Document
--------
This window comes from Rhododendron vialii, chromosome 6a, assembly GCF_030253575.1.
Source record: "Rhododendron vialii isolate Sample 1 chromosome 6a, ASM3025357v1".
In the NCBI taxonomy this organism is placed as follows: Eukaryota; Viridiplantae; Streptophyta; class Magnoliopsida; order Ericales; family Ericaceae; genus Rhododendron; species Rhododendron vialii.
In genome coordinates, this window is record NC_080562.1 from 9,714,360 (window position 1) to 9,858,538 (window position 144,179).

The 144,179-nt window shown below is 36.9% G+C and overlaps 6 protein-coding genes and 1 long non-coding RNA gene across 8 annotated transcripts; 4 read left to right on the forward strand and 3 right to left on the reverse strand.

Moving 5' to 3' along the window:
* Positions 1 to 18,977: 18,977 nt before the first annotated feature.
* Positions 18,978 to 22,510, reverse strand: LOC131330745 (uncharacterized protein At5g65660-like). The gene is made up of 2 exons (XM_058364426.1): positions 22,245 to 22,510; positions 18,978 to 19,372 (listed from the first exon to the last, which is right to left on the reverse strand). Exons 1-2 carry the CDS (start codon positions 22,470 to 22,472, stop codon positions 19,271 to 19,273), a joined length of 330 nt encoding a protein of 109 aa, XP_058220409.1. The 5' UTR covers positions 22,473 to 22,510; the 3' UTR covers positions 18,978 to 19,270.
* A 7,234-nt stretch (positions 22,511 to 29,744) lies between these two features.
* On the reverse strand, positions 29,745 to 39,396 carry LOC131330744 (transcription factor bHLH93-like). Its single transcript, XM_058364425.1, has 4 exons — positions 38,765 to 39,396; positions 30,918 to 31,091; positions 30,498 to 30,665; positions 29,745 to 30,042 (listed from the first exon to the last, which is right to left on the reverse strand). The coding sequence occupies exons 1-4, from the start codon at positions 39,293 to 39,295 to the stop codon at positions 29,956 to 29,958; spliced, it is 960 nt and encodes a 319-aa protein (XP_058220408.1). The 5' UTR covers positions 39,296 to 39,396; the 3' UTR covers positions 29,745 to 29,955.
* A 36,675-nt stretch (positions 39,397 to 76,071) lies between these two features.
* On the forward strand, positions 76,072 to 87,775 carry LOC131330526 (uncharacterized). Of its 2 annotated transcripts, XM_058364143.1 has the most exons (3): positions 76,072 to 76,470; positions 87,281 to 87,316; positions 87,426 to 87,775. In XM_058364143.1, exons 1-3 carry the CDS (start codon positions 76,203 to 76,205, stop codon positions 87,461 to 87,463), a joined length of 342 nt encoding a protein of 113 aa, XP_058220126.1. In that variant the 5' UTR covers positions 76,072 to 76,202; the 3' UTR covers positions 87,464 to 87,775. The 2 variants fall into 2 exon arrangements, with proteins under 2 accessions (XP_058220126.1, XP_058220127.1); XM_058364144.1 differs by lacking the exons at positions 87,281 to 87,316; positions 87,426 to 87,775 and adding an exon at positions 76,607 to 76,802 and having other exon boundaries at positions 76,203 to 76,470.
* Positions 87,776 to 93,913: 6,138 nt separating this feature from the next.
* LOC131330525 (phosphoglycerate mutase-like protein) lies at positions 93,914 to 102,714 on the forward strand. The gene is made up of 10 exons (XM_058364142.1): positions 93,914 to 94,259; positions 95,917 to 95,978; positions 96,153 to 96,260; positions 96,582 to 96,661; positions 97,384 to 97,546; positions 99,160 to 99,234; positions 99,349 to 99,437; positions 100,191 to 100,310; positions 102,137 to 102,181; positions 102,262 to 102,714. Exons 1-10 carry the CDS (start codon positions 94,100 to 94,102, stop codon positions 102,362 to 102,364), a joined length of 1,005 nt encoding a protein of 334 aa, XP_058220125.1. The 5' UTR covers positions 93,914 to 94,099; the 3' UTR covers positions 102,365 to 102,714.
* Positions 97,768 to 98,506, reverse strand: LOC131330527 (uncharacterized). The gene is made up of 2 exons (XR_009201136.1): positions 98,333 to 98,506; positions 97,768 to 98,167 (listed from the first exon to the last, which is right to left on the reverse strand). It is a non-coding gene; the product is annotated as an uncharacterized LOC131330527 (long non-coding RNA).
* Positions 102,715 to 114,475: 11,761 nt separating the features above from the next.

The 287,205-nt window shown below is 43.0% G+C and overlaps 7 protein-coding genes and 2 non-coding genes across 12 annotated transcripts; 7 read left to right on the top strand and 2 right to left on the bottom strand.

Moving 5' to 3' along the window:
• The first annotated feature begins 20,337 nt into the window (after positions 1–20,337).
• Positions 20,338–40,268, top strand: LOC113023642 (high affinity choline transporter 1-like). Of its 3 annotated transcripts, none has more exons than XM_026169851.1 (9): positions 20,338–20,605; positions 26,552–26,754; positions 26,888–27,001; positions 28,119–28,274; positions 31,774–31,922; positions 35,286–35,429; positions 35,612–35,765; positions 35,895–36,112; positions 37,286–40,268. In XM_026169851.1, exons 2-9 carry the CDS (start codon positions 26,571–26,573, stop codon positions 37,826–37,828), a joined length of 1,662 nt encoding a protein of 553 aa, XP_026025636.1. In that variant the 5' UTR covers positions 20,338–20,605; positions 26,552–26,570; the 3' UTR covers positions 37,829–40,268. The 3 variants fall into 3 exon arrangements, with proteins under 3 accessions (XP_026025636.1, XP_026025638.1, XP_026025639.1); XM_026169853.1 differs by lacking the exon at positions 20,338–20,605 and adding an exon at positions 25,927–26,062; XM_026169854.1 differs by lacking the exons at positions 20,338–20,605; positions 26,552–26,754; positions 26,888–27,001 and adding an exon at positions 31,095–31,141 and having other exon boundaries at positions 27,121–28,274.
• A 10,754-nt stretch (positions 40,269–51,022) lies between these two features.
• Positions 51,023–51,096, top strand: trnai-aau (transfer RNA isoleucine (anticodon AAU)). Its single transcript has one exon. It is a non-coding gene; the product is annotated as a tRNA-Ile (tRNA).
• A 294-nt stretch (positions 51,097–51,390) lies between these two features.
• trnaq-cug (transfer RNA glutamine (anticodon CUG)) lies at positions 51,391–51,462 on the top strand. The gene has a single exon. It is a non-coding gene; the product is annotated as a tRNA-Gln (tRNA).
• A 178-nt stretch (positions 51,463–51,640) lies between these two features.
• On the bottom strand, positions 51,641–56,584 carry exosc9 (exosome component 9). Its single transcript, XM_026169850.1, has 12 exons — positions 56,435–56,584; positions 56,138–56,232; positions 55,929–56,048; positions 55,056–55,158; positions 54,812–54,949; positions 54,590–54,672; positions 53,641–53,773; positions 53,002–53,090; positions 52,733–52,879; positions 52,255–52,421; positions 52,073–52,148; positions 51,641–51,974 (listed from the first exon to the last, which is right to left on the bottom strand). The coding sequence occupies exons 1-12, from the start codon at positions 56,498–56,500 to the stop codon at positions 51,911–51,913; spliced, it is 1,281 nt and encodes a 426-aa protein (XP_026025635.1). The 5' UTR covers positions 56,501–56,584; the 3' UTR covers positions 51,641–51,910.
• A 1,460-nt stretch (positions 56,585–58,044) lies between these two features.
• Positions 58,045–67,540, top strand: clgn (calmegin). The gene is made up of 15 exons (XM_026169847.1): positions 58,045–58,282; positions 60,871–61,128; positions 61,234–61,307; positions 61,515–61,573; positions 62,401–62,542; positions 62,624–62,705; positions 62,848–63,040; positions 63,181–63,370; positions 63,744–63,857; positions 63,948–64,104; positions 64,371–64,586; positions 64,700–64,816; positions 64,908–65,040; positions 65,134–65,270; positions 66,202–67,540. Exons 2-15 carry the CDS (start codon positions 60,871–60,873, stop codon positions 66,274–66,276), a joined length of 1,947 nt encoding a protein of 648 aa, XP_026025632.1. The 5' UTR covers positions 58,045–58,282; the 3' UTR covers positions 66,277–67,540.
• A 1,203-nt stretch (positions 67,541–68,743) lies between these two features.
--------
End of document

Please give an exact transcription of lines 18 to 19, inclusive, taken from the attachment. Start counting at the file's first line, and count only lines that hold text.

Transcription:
Moving 5' to 3' along the window:
• The first annotated feature begins 20,337 nt into the window (after positions 1–20,337).